The Times-Independent
MOAB WEATHER

City elections: One set of water studies, many conflicting conclusions

Some candidates see bleak water future; others disagree

The Shelley Diversion sends part of Mill Creek underground to Faux Falls and down to Ken’s Lake, which Grand Water and Sewer Service Agency users then pull for irrigation and residential use. Photo by Carter Pape

Moab residents and officials often cite concerns with water availability in the valley when it comes to discussions about the city’s potential for growth. Since 2019, those concerns have figured most prominently into discussions about increasing visitation in Moab.

However, as of June 2019, 50% of Moab’s municipal water was used by residents, and 16% of its water went to overnight accommodations, according to the City of Moab.

Estimates from the city also published June 2019 indicate that current groundwater use across the entire valley is 9,100 acre-feet per year. The city also estimated the groundwater production potential across the entire valley collectively to be 15,800 acre-feet annually. The two together mean that the valley was collectively using around 60% of its water use potential, according to estimates by the city.

The figure is corroborated by more recent estimates from the state engineer that Moab could use 50-100% more water than it currently does without exceeding the valley’s safe yield.

According to the city’s draft Water Conservation Plan Update for 2021, total water use in the valley has trended slightly down since 2005 even as population and visitation have grown. Water usage per capita has also trended down since 2005, according to the update.

Before the 2021 update, the city’s 2016 water conservation plan indicated that the city could more than double its population before using as much water as was believed to be available in the valley. And before that, the 2010 conservation report also found that the city could double its population before needing to find new sources of water.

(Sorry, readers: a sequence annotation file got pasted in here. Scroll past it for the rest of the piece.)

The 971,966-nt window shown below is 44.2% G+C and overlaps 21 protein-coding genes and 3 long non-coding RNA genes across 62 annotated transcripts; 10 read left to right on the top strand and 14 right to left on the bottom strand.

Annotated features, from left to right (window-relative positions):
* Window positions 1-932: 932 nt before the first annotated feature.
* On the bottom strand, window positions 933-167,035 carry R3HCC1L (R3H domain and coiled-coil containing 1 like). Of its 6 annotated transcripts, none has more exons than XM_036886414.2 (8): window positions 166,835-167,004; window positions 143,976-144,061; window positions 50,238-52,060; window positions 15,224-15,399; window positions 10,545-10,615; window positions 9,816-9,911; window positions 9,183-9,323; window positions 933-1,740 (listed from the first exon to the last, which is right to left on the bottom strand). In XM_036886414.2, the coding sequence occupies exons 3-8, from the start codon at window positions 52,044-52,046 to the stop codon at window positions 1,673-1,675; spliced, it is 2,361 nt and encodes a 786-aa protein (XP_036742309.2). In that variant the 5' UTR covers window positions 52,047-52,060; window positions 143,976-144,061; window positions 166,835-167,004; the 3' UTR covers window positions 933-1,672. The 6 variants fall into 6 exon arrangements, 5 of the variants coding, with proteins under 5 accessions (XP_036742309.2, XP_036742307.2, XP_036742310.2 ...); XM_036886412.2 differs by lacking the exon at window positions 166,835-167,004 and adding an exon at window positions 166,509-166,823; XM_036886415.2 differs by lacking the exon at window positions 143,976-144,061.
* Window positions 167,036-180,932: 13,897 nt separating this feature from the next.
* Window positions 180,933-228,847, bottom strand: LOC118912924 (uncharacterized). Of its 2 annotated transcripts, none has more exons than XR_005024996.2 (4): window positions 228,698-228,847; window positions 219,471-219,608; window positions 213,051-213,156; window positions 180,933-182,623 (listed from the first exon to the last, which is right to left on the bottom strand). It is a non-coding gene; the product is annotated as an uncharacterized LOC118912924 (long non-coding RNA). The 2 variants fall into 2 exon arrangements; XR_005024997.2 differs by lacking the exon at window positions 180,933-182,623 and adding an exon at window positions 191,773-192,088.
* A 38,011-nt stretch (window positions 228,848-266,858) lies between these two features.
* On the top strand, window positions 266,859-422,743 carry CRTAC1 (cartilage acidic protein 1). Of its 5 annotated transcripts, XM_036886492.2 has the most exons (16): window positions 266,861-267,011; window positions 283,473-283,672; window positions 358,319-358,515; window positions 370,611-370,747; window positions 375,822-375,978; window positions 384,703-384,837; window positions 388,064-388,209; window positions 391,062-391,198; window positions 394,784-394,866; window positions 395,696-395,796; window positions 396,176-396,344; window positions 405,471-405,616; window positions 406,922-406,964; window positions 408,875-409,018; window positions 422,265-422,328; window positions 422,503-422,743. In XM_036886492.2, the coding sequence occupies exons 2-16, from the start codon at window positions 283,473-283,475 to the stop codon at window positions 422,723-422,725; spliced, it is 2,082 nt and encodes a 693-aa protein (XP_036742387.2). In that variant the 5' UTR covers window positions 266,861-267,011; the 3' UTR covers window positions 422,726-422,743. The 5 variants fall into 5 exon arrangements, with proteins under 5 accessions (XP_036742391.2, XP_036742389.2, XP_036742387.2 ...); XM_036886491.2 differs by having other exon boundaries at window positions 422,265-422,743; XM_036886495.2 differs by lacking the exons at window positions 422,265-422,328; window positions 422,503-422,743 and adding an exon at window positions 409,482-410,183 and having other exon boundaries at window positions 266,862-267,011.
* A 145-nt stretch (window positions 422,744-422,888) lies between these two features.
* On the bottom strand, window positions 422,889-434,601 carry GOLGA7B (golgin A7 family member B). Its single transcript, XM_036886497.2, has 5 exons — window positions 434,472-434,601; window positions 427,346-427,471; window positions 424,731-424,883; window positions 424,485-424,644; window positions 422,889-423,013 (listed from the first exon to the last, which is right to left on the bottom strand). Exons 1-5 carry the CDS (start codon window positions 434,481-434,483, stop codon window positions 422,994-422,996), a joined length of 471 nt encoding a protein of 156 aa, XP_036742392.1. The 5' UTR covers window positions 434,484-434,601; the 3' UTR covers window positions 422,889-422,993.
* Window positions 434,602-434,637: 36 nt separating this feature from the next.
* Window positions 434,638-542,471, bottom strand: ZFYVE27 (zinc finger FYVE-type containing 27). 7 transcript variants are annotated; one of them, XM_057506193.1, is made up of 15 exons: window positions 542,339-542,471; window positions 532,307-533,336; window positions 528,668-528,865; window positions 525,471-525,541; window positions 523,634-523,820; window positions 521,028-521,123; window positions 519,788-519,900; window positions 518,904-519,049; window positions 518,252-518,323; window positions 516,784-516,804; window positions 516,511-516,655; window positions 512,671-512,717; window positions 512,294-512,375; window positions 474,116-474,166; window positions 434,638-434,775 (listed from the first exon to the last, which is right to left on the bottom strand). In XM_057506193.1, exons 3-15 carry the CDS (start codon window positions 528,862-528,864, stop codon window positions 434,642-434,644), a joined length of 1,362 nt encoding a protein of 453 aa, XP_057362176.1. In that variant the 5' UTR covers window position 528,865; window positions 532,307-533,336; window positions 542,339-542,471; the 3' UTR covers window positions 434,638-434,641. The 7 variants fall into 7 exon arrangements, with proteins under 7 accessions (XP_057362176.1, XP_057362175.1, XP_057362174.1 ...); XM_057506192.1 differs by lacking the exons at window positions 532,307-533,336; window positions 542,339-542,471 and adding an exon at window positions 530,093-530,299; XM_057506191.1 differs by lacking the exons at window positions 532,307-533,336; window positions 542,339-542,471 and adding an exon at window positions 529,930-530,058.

The city’s stated goal is to reduce per capita water usage from 280 gallons per day per capita last year to 230 gallons per day per capita in 2030.

As for the longer term, there are many more factors to consider. For many, climate change is the primary example of such a factor.

Estimates from NASA made in 2013 suggested that southeastern Utah would see a reduction in total annual rainfall between 0 and 10% by the year 2084. However, the precipitation estimates do not directly translate into how much water Moab will have available to use in the long-term.

Factors such as increased storm severity and increased evapotranspiration (both proven consequences in the West of climate change) mean that less precipitation will infiltrate the valley’s groundwater systems.

As for water policy, The Salt Lake Tribune recently published a story in which various experts criticized the low rates Utahns pay for water — particularly, what they pay for excessive water use — and suggested that increasing the cost of using lots of water would reduce water usage.

With all of this in mind, The Times-Independent asked the candidates for mayor of Moab the following set of questions:

First, how much risk do you believe Moab faces of overdrawing its aquifer in the next 10 years? Why?

Second, to meet the city’s water conservation goals, what policies will you implement to reduce per capita water usage in Moab? Or, would you set less ambitious goals?

Each candidate left in the races answered, except Sherri Costanza and Mike McCurdy. Here’s what they said, edited for clarity:

Pages: 1 2 3 4 5 6 7 8 9 10 11